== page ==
You know you’re nearing the finish line of what’s seemed to be several geologic periods in a Notre Dame classroom when you begin to remember the past in generations rather than years.
Letters from readers
It is this question that puzzles me: If I have become this person who is all work and no play, a place where fun comes to die, why am I so happy experiencing this amazing gift of life that God has granted me? Why do the days fly by even when I’m not having fun?
My Type-A, color-in-the-lines, play-by-the-rules personality helps make me a meticulous editor and deadline-conscious writer. But it does not set me up to be the life at any party. Usually at parties, I’m the person wondering if jumping off that roof is safe, or if there are enough snacks, or if the music is too loud. But in my kitchen, I shed my typical persona. I don’t follow rules there.
Music has always been one of the best parts of my life: I love listening to it; I love playing it. But nothing compares to seeing it performed live, witnessing the voice and persona of an artist spring to life beyond the stereo and stand in front of you and countless others, willing to give creating art on the fly a try.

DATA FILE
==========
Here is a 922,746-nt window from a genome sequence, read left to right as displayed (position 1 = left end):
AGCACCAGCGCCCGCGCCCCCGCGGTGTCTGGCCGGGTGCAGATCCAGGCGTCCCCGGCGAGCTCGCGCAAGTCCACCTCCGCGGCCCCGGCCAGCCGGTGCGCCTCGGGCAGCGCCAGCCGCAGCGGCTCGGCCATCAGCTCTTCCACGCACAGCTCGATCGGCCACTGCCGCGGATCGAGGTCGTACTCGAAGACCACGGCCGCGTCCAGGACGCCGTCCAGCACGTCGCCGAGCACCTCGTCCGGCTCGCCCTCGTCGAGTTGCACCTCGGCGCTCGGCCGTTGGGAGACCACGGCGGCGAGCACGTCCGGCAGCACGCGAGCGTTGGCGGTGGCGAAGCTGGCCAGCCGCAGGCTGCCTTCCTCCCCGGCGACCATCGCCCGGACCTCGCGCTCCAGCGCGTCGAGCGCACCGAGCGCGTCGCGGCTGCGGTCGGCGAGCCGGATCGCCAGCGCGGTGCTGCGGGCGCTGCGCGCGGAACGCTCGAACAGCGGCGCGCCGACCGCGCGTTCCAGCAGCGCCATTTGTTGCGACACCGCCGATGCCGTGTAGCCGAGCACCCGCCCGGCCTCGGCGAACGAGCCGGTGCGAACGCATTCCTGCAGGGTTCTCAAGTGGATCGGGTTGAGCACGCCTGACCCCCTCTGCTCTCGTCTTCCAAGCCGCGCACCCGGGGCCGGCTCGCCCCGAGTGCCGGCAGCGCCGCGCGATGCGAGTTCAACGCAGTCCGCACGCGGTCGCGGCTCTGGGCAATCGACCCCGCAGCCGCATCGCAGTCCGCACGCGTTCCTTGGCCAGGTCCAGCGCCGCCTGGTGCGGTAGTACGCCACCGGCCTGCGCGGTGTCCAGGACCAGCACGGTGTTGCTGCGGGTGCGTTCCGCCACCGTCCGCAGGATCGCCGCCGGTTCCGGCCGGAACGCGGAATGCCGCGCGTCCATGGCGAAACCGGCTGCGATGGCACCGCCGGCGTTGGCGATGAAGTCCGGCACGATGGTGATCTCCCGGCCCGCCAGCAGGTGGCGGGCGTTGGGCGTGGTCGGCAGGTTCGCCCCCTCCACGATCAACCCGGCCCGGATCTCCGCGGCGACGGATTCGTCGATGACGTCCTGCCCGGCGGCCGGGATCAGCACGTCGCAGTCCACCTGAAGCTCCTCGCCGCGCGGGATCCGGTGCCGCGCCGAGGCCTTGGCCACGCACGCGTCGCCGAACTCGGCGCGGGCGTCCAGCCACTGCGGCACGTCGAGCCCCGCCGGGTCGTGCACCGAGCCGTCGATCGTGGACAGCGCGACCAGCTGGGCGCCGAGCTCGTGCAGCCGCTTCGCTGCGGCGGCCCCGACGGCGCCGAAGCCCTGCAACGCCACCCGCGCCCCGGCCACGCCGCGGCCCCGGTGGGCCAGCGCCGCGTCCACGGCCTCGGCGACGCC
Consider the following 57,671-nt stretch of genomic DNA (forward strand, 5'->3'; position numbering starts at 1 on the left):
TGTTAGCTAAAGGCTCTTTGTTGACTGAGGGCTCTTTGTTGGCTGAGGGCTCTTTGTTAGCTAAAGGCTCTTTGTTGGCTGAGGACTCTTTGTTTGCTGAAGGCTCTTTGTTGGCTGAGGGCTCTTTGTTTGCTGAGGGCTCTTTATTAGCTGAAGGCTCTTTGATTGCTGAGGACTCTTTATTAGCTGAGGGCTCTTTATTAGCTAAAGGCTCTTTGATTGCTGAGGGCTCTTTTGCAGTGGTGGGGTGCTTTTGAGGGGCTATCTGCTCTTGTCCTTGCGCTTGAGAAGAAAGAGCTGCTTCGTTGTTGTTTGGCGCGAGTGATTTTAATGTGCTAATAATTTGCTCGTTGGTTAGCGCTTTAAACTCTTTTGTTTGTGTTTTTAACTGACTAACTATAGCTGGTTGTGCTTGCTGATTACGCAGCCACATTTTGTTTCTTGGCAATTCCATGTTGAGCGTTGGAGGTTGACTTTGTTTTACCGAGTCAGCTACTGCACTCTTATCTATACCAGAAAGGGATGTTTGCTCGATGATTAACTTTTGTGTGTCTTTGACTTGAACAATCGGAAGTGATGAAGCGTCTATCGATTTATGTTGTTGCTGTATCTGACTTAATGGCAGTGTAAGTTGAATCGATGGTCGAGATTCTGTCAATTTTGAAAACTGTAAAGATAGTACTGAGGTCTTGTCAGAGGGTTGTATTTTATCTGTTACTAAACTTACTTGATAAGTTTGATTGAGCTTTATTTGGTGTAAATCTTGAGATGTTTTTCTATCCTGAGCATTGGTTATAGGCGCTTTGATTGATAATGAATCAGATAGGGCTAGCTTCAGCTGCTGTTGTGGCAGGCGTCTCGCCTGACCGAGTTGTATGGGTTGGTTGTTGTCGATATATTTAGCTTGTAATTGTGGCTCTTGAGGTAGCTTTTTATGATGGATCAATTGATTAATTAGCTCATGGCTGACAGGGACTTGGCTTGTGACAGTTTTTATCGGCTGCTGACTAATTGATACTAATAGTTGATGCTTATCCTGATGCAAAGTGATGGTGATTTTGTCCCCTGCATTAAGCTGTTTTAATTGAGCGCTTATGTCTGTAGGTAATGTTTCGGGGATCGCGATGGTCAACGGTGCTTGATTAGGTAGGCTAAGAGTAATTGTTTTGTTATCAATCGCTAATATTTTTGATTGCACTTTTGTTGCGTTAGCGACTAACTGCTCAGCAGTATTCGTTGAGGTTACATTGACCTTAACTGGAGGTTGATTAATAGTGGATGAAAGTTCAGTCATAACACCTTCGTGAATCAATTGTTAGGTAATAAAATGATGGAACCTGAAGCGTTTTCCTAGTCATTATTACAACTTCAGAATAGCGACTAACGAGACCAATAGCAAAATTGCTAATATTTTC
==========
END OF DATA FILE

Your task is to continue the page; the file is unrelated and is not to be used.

A son asks me when I played the best basketball of my life, and I say, instantly, without hesitation, The summer before I turned 28. And back floods every Saturday morning solo workout with maniacal drills in order to finally develop even a semblance of a left-handed hook, and Sunday afternoon doubleheaders with six guys running full-court for two hours and then collapsing in the grass laughing and moaning for beer.
My most joyful experience of 2015 involved watching a TV series along with a friend who was usually asleep at the time. I also enjoyed plenty of captivating television along with friends who were awake. This included the youthful fun of FOX’s MasterChef Junior; the unpredictable dramatics of CBS’s Survivor; the mesmerizing slow-burn of SundanceTV’s Rectify; the raw insight of HBO’s Getting On; and the thrilling start and ignominious end of the Chicago Cubs’ baseball season. However, no TV experience last year brought me greater emotional highs and lows, intrigue and feels, OMGs and LOLs than one series: EastEnders.
A poem by Art Petersen, direct from his typewriter to the magazine.